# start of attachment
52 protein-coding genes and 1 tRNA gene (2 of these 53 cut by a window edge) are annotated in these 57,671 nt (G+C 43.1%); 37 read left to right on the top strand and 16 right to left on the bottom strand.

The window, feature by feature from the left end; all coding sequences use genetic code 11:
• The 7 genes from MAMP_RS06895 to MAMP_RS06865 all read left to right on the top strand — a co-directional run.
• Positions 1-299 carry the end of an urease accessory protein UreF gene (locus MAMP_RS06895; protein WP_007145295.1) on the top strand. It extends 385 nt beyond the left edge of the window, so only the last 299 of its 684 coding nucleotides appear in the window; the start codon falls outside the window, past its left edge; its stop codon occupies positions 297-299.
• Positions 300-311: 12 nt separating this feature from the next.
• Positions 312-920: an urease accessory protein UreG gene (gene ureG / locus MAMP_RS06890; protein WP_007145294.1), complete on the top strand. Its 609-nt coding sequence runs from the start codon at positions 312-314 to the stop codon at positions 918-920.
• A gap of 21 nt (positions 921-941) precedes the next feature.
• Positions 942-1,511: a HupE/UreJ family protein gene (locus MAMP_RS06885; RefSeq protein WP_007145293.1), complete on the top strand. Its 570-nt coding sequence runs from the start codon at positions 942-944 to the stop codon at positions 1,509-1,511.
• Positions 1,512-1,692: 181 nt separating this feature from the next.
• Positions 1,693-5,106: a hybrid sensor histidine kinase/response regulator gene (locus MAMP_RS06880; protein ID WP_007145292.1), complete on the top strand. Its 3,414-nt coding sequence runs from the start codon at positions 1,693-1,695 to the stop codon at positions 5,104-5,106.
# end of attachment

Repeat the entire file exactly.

52 protein-coding genes and 1 tRNA gene (2 of these 53 cut by a window edge) are annotated in these 57,671 nt (G+C 43.1%); 37 read left to right on the top strand and 16 right to left on the bottom strand.

The window, feature by feature from the left end; all coding sequences use genetic code 11:
• The 7 genes from MAMP_RS06895 to MAMP_RS06865 all read left to right on the top strand — a co-directional run.
• Positions 1-299 carry the end of an urease accessory protein UreF gene (locus MAMP_RS06895; protein WP_007145295.1) on the top strand. It extends 385 nt beyond the left edge of the window, so only the last 299 of its 684 coding nucleotides appear in the window; the start codon falls outside the window, past its left edge; its stop codon occupies positions 297-299.
• Positions 300-311: 12 nt separating this feature from the next.
• Positions 312-920: an urease accessory protein UreG gene (gene ureG / locus MAMP_RS06890; protein WP_007145294.1), complete on the top strand. Its 609-nt coding sequence runs from the start codon at positions 312-314 to the stop codon at positions 918-920.
• A gap of 21 nt (positions 921-941) precedes the next feature.
• Positions 942-1,511: a HupE/UreJ family protein gene (locus MAMP_RS06885; RefSeq protein WP_007145293.1), complete on the top strand. Its 570-nt coding sequence runs from the start codon at positions 942-944 to the stop codon at positions 1,509-1,511.
• Positions 1,512-1,692: 181 nt separating this feature from the next.
• Positions 1,693-5,106: a hybrid sensor histidine kinase/response regulator gene (locus MAMP_RS06880; protein ID WP_007145292.1), complete on the top strand. Its 3,414-nt coding sequence runs from the start codon at positions 1,693-1,695 to the stop codon at positions 5,104-5,106.